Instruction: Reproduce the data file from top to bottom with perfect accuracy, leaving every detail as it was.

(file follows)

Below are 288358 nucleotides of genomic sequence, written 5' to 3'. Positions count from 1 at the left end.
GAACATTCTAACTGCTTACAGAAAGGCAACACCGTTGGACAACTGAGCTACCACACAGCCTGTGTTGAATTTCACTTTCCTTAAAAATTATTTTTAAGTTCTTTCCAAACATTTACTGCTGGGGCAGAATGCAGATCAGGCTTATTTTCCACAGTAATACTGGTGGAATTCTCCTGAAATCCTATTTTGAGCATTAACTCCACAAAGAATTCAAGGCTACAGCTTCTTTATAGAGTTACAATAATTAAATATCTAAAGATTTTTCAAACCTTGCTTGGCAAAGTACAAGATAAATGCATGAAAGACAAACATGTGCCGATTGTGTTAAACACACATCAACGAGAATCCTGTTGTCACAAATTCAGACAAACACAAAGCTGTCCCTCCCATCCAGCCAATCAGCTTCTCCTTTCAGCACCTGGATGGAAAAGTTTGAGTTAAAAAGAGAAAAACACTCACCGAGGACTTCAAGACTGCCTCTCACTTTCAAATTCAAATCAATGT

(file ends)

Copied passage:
Below are 288358 nucleotides of genomic sequence, written 5' to 3'. Positions count from 1 at the left end.
GAACATTCTAACTGCTTACAGAAAGGCAACACCGTTGGACAACTGAGCTACCACACAGCCTGTGTTGAATTTCACTTTCCTTAAAAATTATTTTTAAGTTCTTTCCAAACATTTACTGCTGGGGCAGAATGCAGATCAGGCTTATTTTCCACAGTAATACTGGTGGAATTCTCCTGAAATCCTATTTTGAGCATTAACTCCACAAAGAATTCAAGGCTACAGCTTCTTTATAGAGTTACAATAATTAAATATCTAAAGATTTTTCAAACCTTGCTTGGCAAAGTACAAGATAAATGCATGAAAGACAAACATGTGCCGATTGTGTTAAACACACATCAACGAGAATCCTGTTGTCACAAATTCAGACAAACACAAAGCTGTCCCTCCCATCCAGCCAATCAGCTTCTCCTTTCAGCACCTGGATGGAAAAGTTTGAGTTAAAAAGAGAAAAACACTCACCGAGGACTTCAAGACTGCCTCTCACTTTCAAATTCAAATCAATGT